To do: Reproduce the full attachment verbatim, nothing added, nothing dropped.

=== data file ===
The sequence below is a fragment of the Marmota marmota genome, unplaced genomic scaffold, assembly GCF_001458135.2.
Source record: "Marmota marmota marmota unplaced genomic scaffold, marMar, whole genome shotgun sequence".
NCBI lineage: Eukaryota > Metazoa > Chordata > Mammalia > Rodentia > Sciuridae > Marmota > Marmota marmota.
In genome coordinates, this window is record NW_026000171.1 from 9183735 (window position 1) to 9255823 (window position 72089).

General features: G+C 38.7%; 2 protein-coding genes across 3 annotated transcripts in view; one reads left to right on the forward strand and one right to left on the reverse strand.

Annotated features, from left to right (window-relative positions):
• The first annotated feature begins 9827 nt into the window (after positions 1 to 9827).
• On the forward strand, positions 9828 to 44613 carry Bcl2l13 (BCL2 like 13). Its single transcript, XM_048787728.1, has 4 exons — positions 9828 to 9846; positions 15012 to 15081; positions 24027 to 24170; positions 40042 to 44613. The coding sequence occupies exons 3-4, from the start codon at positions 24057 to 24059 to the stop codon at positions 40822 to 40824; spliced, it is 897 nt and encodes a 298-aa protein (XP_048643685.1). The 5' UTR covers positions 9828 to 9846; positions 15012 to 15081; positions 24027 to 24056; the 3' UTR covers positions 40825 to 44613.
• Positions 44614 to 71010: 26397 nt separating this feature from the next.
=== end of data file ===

The sequence below is a fragment of the Marmota marmota genome, unplaced genomic scaffold, assembly GCF_001458135.2.
Source record: "Marmota marmota marmota unplaced genomic scaffold, marMar, whole genome shotgun sequence".
NCBI lineage: Eukaryota > Metazoa > Chordata > Mammalia > Rodentia > Sciuridae > Marmota > Marmota marmota.
In genome coordinates, this window is record NW_026000171.1 from 9183735 (window position 1) to 9255823 (window position 72089).

General features: G+C 38.7%; 2 protein-coding genes across 3 annotated transcripts in view; one reads left to right on the forward strand and one right to left on the reverse strand.

Annotated features, from left to right (window-relative positions):
• The first annotated feature begins 9827 nt into the window (after positions 1 to 9827).
• On the forward strand, positions 9828 to 44613 carry Bcl2l13 (BCL2 like 13). Its single transcript, XM_048787728.1, has 4 exons — positions 9828 to 9846; positions 15012 to 15081; positions 24027 to 24170; positions 40042 to 44613. The coding sequence occupies exons 3-4, from the start codon at positions 24057 to 24059 to the stop codon at positions 40822 to 40824; spliced, it is 897 nt and encodes a 298-aa protein (XP_048643685.1). The 5' UTR covers positions 9828 to 9846; positions 15012 to 15081; positions 24027 to 24056; the 3' UTR covers positions 40825 to 44613.
• Positions 44614 to 71010: 26397 nt separating this feature from the next.